The potential for transforming nutritional and health research through the discovery and application of non-invasive markers of dietary intake and metabolic status is profound. The science of metabolomics for the fingerprinting of volatile organic compounds (VOCs) from expired human breath holds great promise in this regard. Coupled with tools utilising sensor technology, breath volatile signatures allow a new horizon of research in which indicators of metabolic risk and indicators of dietary intake could be collected at a population level with unprecedented simplicity and low cost. Metabolomics (measuring metabolites from physiological process) provides a “window into the body”, which could transform how we measure health, how we identify and monitor people most at risk of disease and the way we monitor food intake.
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Proceedings of the 2013 Meeting of the Australasian Section of the American Oil Chemists Society (AAOCS)
Nutrients 2013, 5(12), 5065-5096; doi:10.3390/nu5125065
The Australasian section of the American Oil Chemists Society (AAOCS) held their biennial meeting in Newcastle, Australia from 6 to 8 November, 2013. Over 150 scientists, researchers and industry representatives gathered for three days of talks and discussions on a variety of lipid related topics. The AAOCS awarded its inaugural AAOCS Award for Scientific Excellence in Lipid Research to Dr Allan Green from the Commonwealth Scientific and Industrial Research Organisation (CSIRO). Dr Green is deputy chief of the CSIRO Division of Plant Industry and has been active in lipid research for several decades. His main research focus is on plant breeding and genetic engineering techniques to develop improved oilseeds with enhanced human nutritional value and novel industrial uses. Refer to “AAOCS Award for Scientific Excellence in Lipid Research” for more detail of his contributions [1]
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"Vitamin D and Human Health: from the Gamete to the Grave": Report on a meeting held at Queen Mary University of London, 23rd–25th April 2014
Nutrients 2014, 6(7), 2759-2919; doi:10.3390/nu6072759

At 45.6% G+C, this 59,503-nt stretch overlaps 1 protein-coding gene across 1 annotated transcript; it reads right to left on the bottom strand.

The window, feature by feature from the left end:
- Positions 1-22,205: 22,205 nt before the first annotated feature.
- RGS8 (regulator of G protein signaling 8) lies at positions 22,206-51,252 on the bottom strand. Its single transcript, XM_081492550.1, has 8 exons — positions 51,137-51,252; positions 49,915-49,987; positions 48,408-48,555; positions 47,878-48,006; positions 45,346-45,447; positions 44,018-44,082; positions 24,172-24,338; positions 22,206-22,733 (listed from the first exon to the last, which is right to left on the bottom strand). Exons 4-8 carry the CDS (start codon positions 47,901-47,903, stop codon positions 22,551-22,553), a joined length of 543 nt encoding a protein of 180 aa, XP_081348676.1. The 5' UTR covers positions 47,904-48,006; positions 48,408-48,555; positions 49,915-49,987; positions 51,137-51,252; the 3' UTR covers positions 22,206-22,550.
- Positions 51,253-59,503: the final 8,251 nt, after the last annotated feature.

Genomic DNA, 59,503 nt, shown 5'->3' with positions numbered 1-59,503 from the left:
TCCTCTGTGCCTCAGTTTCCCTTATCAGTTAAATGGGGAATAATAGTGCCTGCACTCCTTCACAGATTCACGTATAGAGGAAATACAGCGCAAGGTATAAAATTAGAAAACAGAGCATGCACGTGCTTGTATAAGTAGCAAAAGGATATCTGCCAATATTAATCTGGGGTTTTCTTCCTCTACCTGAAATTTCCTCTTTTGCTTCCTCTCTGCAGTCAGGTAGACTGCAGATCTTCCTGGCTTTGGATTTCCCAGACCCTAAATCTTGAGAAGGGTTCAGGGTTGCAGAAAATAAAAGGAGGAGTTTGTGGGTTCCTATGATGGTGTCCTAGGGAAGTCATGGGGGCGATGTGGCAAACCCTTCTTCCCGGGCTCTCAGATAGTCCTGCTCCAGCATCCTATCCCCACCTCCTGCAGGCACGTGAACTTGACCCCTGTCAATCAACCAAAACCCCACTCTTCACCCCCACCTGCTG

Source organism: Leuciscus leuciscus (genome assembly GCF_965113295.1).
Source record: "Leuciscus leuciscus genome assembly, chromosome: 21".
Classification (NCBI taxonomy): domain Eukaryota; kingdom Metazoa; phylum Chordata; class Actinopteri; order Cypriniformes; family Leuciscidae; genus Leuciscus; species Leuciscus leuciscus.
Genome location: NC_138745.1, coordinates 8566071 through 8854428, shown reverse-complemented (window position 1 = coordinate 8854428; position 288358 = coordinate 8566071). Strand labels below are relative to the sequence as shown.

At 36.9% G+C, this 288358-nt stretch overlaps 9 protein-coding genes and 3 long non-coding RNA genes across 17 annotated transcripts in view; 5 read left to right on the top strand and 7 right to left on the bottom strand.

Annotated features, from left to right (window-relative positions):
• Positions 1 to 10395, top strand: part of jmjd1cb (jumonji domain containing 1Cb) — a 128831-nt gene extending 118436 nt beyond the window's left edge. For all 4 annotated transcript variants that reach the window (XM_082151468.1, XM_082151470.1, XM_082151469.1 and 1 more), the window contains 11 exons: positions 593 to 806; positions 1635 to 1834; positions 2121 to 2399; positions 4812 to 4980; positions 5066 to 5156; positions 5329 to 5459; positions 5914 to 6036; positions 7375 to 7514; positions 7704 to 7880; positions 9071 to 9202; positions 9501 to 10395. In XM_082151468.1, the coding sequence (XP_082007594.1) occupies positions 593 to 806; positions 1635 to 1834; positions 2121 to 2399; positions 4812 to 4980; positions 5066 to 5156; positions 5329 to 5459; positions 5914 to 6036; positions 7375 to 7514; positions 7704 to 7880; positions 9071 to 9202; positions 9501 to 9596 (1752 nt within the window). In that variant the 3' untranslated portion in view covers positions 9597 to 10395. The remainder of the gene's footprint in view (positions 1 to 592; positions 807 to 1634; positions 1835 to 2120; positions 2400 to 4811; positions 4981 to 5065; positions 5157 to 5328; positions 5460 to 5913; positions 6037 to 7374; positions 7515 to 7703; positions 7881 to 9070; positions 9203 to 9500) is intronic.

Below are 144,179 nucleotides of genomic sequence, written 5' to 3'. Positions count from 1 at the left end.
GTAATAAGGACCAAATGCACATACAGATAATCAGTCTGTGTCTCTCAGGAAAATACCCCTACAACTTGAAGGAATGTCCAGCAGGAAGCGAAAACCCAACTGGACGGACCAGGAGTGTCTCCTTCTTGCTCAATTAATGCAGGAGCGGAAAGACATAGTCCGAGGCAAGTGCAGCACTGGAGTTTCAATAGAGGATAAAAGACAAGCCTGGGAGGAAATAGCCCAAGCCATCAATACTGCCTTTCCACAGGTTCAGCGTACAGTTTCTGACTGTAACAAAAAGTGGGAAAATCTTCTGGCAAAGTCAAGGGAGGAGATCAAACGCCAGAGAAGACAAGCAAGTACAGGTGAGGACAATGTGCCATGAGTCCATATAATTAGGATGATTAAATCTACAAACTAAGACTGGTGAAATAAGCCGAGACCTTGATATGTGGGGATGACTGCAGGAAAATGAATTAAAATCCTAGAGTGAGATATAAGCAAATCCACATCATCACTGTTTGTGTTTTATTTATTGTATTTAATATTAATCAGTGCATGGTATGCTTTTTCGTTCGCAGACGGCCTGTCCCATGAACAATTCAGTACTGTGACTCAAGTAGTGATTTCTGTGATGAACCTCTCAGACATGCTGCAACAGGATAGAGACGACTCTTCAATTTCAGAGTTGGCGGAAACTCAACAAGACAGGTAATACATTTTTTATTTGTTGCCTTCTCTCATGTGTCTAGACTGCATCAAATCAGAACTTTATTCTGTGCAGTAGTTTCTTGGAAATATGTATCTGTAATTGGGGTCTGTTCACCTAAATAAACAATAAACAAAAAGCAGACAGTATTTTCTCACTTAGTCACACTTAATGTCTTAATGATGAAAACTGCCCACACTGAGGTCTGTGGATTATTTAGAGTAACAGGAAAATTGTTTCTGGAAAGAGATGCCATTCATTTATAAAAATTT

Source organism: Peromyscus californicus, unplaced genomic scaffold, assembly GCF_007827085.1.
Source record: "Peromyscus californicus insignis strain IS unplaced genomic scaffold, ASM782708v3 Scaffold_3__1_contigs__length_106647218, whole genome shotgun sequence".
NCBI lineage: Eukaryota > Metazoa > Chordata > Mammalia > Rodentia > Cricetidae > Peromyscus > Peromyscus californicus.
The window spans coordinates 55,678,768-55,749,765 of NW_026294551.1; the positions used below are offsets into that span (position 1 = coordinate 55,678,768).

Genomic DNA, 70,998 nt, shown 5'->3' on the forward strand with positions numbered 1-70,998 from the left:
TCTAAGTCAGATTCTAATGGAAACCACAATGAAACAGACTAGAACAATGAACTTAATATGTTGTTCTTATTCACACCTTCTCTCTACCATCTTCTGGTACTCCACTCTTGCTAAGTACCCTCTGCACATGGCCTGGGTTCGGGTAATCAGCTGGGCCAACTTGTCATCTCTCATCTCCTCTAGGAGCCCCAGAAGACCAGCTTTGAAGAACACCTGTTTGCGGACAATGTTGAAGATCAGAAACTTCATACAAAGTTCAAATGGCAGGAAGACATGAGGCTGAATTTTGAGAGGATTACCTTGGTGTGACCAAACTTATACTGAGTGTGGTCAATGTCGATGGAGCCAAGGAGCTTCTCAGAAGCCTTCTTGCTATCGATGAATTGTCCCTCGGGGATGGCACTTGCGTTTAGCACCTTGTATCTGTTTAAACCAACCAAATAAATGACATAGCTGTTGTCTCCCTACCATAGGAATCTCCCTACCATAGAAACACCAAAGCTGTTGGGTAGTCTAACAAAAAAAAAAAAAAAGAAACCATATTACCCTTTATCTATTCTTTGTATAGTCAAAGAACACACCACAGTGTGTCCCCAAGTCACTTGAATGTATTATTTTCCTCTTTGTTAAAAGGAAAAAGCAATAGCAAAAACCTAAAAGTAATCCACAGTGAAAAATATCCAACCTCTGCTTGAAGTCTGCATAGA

The inaugural Vitamin D and Human Health conference was held on the London Whitechapel campus of Queen Mary University’s Barts and The London Medical School, from the 23rd to 25th of April, 2014. This three-day meeting set out to achieve two main aims: to create a forum for researchers to meet and forge new collaborations, and to provide a state-of-the-art overview of the latest findings from clinical research in the field of vitamin D. Over 300 clinical researchers, students and commercial representatives attended. Thirty international experts in the field of clinical vitamin D research presented talks organised into a programme spanning the human life course. Commencing with a session of talks providing overviews of randomised trials of supplementation and global vitamin D status, the meeting proceeded with a session on pre-birth related vitamin D research—evolution, genetics & fertility—which led into several talks in the area of child health. Sessions on respiratory health, immune function, cancer biology, and neurodegenerative diseases preceded an overview of research in the area of ageing-related health outcomes, including musculoskeletal health and metabolic diseases. Finally sessions on the economy of vitamin D and public health, along with future directions for research were held. Several themes emerged during the course of the meeting. The anticipation of results from very large (n > 5000) randomised controlled trials of vitamin D supplementation (“mega-trials”) and Individual Patient Data (IPD) meta-analyses were hot topics of discussion. Mega-trials have the potential to detect small effect sizes of vitamin D supplementation on end-points such as incidence and mortality from cardiovascular disease and cancer. IPD meta-analyses have the potential to investigate the causes of heterogeneity often seen in the results of individual primary trials by allowing clinically important subgroup effects of vitamin D supplementation to be elucidated. The existence of a U-shaped relationship between vitamin D status and risk of certain health outcomes was another area of discussion. A third emerging theme, also relating to vitamin D dose–response relationships, was the potential differential effect of daily vs. intermittent bolus dosing on biological outcomes. Finally, the meeting also addressed strategies to tackle vitamin D deficiency at the population level, by alteration of sun-seeking behaviour, use of nutritional supplements and food fortification. The following 156 abstracts featured in the meeting as either a poster or an oral presentation.